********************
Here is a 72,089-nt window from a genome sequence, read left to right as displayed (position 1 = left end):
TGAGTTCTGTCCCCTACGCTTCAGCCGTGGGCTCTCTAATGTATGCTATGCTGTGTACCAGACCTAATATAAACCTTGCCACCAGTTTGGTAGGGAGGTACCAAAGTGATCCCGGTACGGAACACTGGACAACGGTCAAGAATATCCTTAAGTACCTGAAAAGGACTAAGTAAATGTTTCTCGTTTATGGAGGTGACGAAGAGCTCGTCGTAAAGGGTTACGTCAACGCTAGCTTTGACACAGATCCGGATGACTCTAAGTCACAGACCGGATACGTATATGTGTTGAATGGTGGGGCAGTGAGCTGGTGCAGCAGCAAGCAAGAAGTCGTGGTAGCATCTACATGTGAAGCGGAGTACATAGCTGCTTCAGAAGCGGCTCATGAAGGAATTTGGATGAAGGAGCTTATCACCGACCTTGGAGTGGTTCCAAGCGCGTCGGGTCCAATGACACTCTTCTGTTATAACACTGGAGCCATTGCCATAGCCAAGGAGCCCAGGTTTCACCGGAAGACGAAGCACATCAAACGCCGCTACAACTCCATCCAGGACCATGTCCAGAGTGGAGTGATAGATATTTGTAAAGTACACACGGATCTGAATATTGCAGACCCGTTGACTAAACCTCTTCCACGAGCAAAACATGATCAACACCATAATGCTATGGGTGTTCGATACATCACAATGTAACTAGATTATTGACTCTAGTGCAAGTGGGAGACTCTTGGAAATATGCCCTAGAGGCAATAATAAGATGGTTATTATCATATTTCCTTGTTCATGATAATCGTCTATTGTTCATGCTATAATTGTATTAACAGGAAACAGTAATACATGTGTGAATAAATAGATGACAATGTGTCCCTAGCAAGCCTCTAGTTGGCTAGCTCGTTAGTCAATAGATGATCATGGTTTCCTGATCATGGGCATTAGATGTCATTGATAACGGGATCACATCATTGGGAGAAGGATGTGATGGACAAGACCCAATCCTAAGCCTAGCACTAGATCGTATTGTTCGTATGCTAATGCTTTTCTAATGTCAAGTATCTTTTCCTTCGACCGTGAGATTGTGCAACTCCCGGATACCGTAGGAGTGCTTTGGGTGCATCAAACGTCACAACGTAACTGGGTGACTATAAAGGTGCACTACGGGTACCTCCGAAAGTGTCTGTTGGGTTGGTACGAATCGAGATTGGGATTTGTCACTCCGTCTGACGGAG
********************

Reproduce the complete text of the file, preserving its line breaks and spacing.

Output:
Here is a 72,089-nt window from a genome sequence, read left to right as displayed (position 1 = left end):
TGAGTTCTGTCCCCTACGCTTCAGCCGTGGGCTCTCTAATGTATGCTATGCTGTGTACCAGACCTAATATAAACCTTGCCACCAGTTTGGTAGGGAGGTACCAAAGTGATCCCGGTACGGAACACTGGACAACGGTCAAGAATATCCTTAAGTACCTGAAAAGGACTAAGTAAATGTTTCTCGTTTATGGAGGTGACGAAGAGCTCGTCGTAAAGGGTTACGTCAACGCTAGCTTTGACACAGATCCGGATGACTCTAAGTCACAGACCGGATACGTATATGTGTTGAATGGTGGGGCAGTGAGCTGGTGCAGCAGCAAGCAAGAAGTCGTGGTAGCATCTACATGTGAAGCGGAGTACATAGCTGCTTCAGAAGCGGCTCATGAAGGAATTTGGATGAAGGAGCTTATCACCGACCTTGGAGTGGTTCCAAGCGCGTCGGGTCCAATGACACTCTTCTGTTATAACACTGGAGCCATTGCCATAGCCAAGGAGCCCAGGTTTCACCGGAAGACGAAGCACATCAAACGCCGCTACAACTCCATCCAGGACCATGTCCAGAGTGGAGTGATAGATATTTGTAAAGTACACACGGATCTGAATATTGCAGACCCGTTGACTAAACCTCTTCCACGAGCAAAACATGATCAACACCATAATGCTATGGGTGTTCGATACATCACAATGTAACTAGATTATTGACTCTAGTGCAAGTGGGAGACTCTTGGAAATATGCCCTAGAGGCAATAATAAGATGGTTATTATCATATTTCCTTGTTCATGATAATCGTCTATTGTTCATGCTATAATTGTATTAACAGGAAACAGTAATACATGTGTGAATAAATAGATGACAATGTGTCCCTAGCAAGCCTCTAGTTGGCTAGCTCGTTAGTCAATAGATGATCATGGTTTCCTGATCATGGGCATTAGATGTCATTGATAACGGGATCACATCATTGGGAGAAGGATGTGATGGACAAGACCCAATCCTAAGCCTAGCACTAGATCGTATTGTTCGTATGCTAATGCTTTTCTAATGTCAAGTATCTTTTCCTTCGACCGTGAGATTGTGCAACTCCCGGATACCGTAGGAGTGCTTTGGGTGCATCAAACGTCACAACGTAACTGGGTGACTATAAAGGTGCACTACGGGTACCTCCGAAAGTGTCTGTTGGGTTGGTACGAATCGAGATTGGGATTTGTCACTCCGTCTGACGGAG